A Wong in Victoria: Arguably the finest dim sum in London
One man’s trash is another man’s treasure: dim sim vs dim sum.
Dim sim – a greasy rectangle of deep-fried minced meat and shredded cabbage – was one of Australia’s staple foods at football matches and consumed by millions. This and the slightly larger and even more artery-threatening Chiko roll, had an extremely tenuous relationship to Chinese cuisine. However, while growing up in Australia, they had a traumatic impact on my impressionable brain. The result was that when I first ventured into South-east Asia and someone suggested we go and eat dim sum, I made my excuses and left. Dim sum, as a term, never really had much traction in the Antipodes, where such shared Chinese small dishes were known as yum cha. I quickly realised my linguistic error and after living for several years in Indochina and Thailand, became a true believer. Another happy occurrence is that I have never seen, let alone consumed, dim sim or a chiko roll, for more than half a century.
Part of the attraction of dim sum (“touch the heart” in Chinese) is that it is ideal for large families or groups of friends – the original small plates cuisine. Usually served on a circular table, there is a constant stream of steamed buns, dumplings and rolls offered by waitresses wheeling trolleys, so it is really up to you to decide what you wish to eat, have more of or avoid. The best classical offerings in London can be found at Royal China, Phoenix Palace, Hakkasan and Pearl Liang or for a more contemporary and informal approach, Baozilinn, Dim Sum Duck or Din Tai Fung. There is, however, another restaurant that celebrates dim sum in an entirely novel and creative way – A Wong in Victoria. The location is on the fringe of Pimlico, but confirms its proximity to the station with the occasional vagrant passing by shouting about some injustice or personal slight. A Wong was recently elevated by the Michelin guide to two stars, the only such Chinese restaurant in Britain, and it is priced accordingly. While most dim sum dishes were originally Cantonese, chef Andrew Wong makes a point of incorporating influences from numerous regional Chinese cuisines, not to mention also adding his own sophisticated spin on them.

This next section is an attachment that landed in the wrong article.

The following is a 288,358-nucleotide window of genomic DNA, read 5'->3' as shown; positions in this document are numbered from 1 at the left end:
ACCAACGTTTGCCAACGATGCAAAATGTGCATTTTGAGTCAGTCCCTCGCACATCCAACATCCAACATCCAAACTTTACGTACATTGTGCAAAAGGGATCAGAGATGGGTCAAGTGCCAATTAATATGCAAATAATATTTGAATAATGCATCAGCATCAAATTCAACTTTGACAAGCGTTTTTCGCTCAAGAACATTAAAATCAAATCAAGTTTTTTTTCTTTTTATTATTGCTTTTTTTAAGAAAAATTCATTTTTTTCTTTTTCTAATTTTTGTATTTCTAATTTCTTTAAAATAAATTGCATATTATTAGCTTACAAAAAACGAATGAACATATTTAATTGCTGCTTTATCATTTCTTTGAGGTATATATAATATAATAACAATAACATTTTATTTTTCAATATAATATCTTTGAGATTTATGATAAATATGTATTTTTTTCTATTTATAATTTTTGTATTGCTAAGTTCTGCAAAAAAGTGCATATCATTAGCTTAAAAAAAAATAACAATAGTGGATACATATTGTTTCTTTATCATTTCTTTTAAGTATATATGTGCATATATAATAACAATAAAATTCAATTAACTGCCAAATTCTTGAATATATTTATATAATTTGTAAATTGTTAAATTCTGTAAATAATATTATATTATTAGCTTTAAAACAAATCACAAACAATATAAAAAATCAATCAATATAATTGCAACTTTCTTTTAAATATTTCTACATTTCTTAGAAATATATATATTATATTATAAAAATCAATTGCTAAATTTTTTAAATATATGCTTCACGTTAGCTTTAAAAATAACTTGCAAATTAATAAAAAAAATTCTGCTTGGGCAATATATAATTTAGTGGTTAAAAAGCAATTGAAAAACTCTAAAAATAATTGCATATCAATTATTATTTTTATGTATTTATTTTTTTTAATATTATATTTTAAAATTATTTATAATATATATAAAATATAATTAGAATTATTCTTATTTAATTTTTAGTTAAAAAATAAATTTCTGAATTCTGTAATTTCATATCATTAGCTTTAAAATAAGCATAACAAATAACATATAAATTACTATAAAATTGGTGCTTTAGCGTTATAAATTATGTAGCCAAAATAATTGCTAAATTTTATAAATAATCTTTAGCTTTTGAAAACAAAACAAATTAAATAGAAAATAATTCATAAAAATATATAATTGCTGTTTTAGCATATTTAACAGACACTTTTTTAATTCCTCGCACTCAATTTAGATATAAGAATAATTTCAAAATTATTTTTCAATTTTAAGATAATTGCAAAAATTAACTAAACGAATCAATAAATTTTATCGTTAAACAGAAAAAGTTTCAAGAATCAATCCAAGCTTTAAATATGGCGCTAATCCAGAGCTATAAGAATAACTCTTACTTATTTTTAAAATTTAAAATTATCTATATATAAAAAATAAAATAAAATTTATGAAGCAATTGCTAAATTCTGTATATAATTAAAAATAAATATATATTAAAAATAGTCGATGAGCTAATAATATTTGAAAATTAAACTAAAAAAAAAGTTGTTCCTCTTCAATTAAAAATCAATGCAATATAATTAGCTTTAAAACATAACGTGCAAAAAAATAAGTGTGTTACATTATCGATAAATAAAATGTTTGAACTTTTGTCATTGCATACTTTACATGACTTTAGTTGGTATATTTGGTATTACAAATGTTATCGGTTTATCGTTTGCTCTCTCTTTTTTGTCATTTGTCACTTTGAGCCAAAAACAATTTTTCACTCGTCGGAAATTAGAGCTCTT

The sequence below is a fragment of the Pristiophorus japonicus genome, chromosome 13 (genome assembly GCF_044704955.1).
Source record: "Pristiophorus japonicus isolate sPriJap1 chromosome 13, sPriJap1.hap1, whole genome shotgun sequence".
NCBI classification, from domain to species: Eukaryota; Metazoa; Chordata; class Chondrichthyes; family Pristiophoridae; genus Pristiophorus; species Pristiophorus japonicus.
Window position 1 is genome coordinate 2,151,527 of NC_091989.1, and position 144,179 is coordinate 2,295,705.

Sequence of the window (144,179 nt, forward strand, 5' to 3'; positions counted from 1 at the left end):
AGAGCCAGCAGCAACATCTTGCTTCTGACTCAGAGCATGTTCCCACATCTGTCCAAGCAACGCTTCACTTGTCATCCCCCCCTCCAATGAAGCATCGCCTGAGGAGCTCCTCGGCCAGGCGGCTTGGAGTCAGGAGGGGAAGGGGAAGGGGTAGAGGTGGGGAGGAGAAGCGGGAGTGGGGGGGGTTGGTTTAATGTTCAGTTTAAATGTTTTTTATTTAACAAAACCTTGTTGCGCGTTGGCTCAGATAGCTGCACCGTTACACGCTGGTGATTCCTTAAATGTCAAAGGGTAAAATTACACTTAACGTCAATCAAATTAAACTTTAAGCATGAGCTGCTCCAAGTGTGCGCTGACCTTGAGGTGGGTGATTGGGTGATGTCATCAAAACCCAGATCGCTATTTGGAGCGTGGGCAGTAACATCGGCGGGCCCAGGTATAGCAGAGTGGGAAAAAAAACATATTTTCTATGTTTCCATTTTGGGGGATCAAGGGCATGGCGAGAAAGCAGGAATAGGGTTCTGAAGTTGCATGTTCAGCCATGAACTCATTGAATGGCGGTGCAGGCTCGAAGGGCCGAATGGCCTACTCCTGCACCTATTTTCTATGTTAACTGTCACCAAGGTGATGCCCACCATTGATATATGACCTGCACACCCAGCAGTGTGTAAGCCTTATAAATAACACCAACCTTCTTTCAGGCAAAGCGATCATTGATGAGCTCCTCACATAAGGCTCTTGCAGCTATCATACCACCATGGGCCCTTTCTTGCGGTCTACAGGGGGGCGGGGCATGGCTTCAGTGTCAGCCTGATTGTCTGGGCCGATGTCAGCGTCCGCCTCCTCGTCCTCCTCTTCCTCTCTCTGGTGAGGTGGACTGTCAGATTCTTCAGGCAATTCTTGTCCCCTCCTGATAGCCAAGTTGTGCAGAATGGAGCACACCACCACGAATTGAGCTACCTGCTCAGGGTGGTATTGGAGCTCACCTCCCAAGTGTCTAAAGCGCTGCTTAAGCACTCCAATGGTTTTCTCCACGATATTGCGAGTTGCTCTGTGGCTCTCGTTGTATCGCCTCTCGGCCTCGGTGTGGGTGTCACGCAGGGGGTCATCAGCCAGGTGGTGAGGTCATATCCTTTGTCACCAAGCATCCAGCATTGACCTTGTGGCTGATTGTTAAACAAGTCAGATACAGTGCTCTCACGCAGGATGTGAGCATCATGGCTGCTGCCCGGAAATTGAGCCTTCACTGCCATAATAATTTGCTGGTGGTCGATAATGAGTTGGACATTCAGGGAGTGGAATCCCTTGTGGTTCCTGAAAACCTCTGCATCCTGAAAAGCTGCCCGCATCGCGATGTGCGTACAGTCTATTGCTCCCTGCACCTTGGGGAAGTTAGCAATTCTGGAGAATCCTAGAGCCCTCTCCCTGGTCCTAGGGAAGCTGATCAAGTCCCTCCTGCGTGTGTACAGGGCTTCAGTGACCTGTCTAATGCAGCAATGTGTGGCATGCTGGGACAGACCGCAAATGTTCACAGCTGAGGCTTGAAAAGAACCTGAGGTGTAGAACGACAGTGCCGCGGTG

Conventional dim sum dishes usually come in portions of three, primarily because in Chinese, four is an unlucky number. In the case of A Wong though, they are offered individually, so must be ordered precisely according to the number of guests. The lunchtime menu has around a dozen options with the advice to select about eight per person. Most diners are on tables of two, which makes the atmosphere more akin to that of a conventional establishment, despite the seats in the canopied entrance being draped in shaggy sheepskins.
But what about the food? Our lunch started with a steamed basket containing Har Gao – clear shrimp dumpling – sweet chilli sauce, rice vinegar cloud and Siu Mai – pork and prawn dumpling – with pork crackling and black bean relish. These were well executed and sophisticated but didn’t cause you to stop in your tracks. However, the 999 Layered Scallop Puff with XO Oil was in a different league. It was the fragility of the layers of gossamer-like pastry that enhanced the experience with their delicate crunch and the perfect balance between the ingredients.
The wild mushroom and truffle bun was also exceptional due to its intense fungal flavours and the Shanghai steamed dumplings, or xiaolongbao, filled with soup, were certainly excellent but I prefer the slightly more authentically fragile versions at Dim Sum Duck. Again, the crispy wonton and wagyu tart were elegant but didn’t have enough intensity of flavour to be memorable – the same applied to the rabbit carrot glutinous puff. However, the wontons with garlic were gloriously messy and complex as were the Moo Shu pork wraps which were eaten in the same way as Chinese shredded duck with shards of cucumber and plum sauce on a pancake. Praise should also be given to the ultra-thin crackers served with two of the courses.
So yes, some of the dishes were exceptional and memorable, but there is hardly room for spontaneity when you have to order the pieces one by one. If you had conventional dim sum with three portions per serving, there is always the option of trying one more, but here, ordering on that basis, the bill could nudge £200 for lunch – and this was without wine.
A Wong offers arguably the finest dim sum in London, but my question is whether this is really the point of the concept. A similar thing happens in some of the greatest San Sebastian restaurants, such as Martín Berasategui, when a multi-course meal can resemble a collection of a dozen or more pinchos – or Basque tapas – rather than a series of dishes that logically follow on from each other. However, if you want to experience a number of unmatched taste sensations from beautifully crafted bite-sized plates, no Chinese restaurant in Britain does it better.
Bruce Palling, editor-at-large
Photos: Filippo L’Astorina
To book a table at A Wong, 70 Wilton Road London SW1V 1DE, call 020 7828 931 or visit their website here.